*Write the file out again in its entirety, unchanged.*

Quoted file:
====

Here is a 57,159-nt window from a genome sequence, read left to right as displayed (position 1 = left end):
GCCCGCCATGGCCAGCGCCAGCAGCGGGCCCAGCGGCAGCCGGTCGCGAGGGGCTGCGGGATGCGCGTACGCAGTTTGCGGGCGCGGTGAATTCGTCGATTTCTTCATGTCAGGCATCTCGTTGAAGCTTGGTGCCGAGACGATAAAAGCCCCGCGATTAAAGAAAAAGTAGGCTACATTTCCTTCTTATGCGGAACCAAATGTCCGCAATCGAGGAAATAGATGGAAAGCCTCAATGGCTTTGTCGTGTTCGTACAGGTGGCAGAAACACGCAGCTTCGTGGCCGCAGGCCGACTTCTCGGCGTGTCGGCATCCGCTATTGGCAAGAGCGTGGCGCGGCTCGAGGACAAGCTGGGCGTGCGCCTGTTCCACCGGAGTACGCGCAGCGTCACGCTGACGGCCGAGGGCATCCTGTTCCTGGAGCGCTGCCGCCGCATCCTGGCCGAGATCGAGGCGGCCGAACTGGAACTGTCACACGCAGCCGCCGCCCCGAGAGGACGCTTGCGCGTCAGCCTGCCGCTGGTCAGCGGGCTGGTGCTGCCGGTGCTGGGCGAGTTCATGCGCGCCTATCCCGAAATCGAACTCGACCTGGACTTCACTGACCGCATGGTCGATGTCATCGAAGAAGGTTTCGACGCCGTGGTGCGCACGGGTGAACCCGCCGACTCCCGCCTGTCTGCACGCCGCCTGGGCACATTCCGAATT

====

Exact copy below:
Here is a 57,159-nt window from a genome sequence, read left to right as displayed (position 1 = left end):
GCCCGCCATGGCCAGCGCCAGCAGCGGGCCCAGCGGCAGCCGGTCGCGAGGGGCTGCGGGATGCGCGTACGCAGTTTGCGGGCGCGGTGAATTCGTCGATTTCTTCATGTCAGGCATCTCGTTGAAGCTTGGTGCCGAGACGATAAAAGCCCCGCGATTAAAGAAAAAGTAGGCTACATTTCCTTCTTATGCGGAACCAAATGTCCGCAATCGAGGAAATAGATGGAAAGCCTCAATGGCTTTGTCGTGTTCGTACAGGTGGCAGAAACACGCAGCTTCGTGGCCGCAGGCCGACTTCTCGGCGTGTCGGCATCCGCTATTGGCAAGAGCGTGGCGCGGCTCGAGGACAAGCTGGGCGTGCGCCTGTTCCACCGGAGTACGCGCAGCGTCACGCTGACGGCCGAGGGCATCCTGTTCCTGGAGCGCTGCCGCCGCATCCTGGCCGAGATCGAGGCGGCCGAACTGGAACTGTCACACGCAGCCGCCGCCCCGAGAGGACGCTTGCGCGTCAGCCTGCCGCTGGTCAGCGGGCTGGTGCTGCCGGTGCTGGGCGAGTTCATGCGCGCCTATCCCGAAATCGAACTCGACCTGGACTTCACTGACCGCATGGTCGATGTCATCGAAGAAGGTTTCGACGCCGTGGTGCGCACGGGTGAACCCGCCGACTCCCGCCTGTCTGCACGCCGCCTGGGCACATTCCGAATT